When it comes to GMAT preparation, planning is the key. But how much time do you actually need? This is a story about quality over quantity.
It’s the question everyone asks: how much time should I set aside to prepare for the GMAT?
On average, 65% of GMAT test takers spend more than a month studying for the GMAT. 48% of students spend between 4 and 9 weeks preparing for the GMAT.
Although it seems as if the GMAC really invested effort into creating this impressive pie chart, the number of weeks you spend preparing for the GMAT doesn’t really help you understand the amount of time required to prepare.
Amount of time needed to prepare for the GMAT (in hours)
Using data collected from nearly 8,000 GMAT test takers, we calculate that 44% of the test takers spend at least 51 hours preparing for the GMAT.
As one would expect, those who do better tend to spend more time studying. But, studying over 100 hours does not guarantee that you will score in the 600 range. As in other cases in life, it’s the quality of what you do with your time, not just the quantity.
I mean, if you sit in front of a piece of paper or a device and only stare at the question without knowing what to do, that will obviously get you nowhere.
Please note: These charts are just a guideline, as the times are self-reported and only estimates.
“Depending on your level of English, 100 to 120 hours of effective learning should suffice,” argues our own Oren Jackman, one of the founders of examPAL. “The optimal time is between 6 to 8 weeks, but score improvers can do with 4 weeks of preparation. Less is not sufficient, and, on the other hand, if you give yourself too long, 3 to 4 months, you’ll start forgetting what you learned at the beginning. This is important, because all the knowledge is interconnected.”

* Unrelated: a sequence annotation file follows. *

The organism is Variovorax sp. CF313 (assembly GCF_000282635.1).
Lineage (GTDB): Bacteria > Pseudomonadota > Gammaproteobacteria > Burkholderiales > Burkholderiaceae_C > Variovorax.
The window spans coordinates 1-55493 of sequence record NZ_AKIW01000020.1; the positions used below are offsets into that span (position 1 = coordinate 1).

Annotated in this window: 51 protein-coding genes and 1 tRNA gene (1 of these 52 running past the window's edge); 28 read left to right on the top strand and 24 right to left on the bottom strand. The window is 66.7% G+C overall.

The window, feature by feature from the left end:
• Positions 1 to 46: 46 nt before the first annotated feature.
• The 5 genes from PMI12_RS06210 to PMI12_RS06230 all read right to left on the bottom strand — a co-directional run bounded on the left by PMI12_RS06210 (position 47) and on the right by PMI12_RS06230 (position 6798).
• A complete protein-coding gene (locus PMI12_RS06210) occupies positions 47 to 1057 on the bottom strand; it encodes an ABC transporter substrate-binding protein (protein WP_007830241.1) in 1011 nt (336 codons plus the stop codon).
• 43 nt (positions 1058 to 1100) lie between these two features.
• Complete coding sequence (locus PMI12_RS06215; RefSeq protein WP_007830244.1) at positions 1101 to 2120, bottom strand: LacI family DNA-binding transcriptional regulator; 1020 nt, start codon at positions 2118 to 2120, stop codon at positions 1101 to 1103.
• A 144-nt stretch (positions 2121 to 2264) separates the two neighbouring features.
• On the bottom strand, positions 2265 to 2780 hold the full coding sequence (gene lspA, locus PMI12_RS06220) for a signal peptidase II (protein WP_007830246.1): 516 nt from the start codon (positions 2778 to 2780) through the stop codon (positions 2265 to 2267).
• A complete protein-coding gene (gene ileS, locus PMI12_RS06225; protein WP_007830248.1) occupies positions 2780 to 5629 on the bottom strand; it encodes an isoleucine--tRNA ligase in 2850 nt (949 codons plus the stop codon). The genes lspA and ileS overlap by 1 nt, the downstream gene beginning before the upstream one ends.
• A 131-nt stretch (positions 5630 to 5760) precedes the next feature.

So 100-120 hours is a ballpark range, but as with every question on examPAL, we like to personalize the answer. So…
What are some factors to think about when deciding how long to study for the GMAT?
How good am I at standardized tests? What’s my level in math and verbal skills? I’ll take a practice test and see how much I actually need to improve. And, on a practical level, how many hours do I have every day to study? If I have a demanding job and a family and few free hours to study every day, it would be better to study for fewer hours over a longer time period (but not over too-long a period).
I need to determine how much I should prepare, but make sure that I allow enough time to ensure improvement, so that the results reflect my ability.
And here are 5 things to consider when setting up a plan:
- Familiarize yourself with the exam – What is the test structure? What are the formats of the questions?
- Focus extra practice time on your areas of weakness – What matters is getting to the correct solution, fast: the problem is that just solving lots of questions (with practice tests or coaching) is not sufficient in terms of improving mental flexibility. Actually, the opposite is true. Solving thousands of questions without improving your mind’s flexibility will only cement the wrong thinking patterns.
- Train yourself to find YOUR best solution approach to answering GMAT questions – The GMAT measures your ability to flex your mind. That’s why examPAL helps you find your fastest way to solve each GMAT question, making your GMAT preparation process as efficient as possible.
- Researching your errors is even more important than solving new questions – Which tools am I using betters than others? What are the main reasons for my mistakes? Which other tools should I learn to apply better? And when it comes to verbal questions, it is also crucial to analyze the answers: why is the correct answer correct? What is wrong with the wrong answers?
- Practice test should be used as tools for improvement, not just to see “where I stand,” which means that you should allow 4 hours of research for every test, and not take two tests in one day, one after another, so as to allow yourself some time to strengthen your weaknesses and prepare for your next opportunity to improve.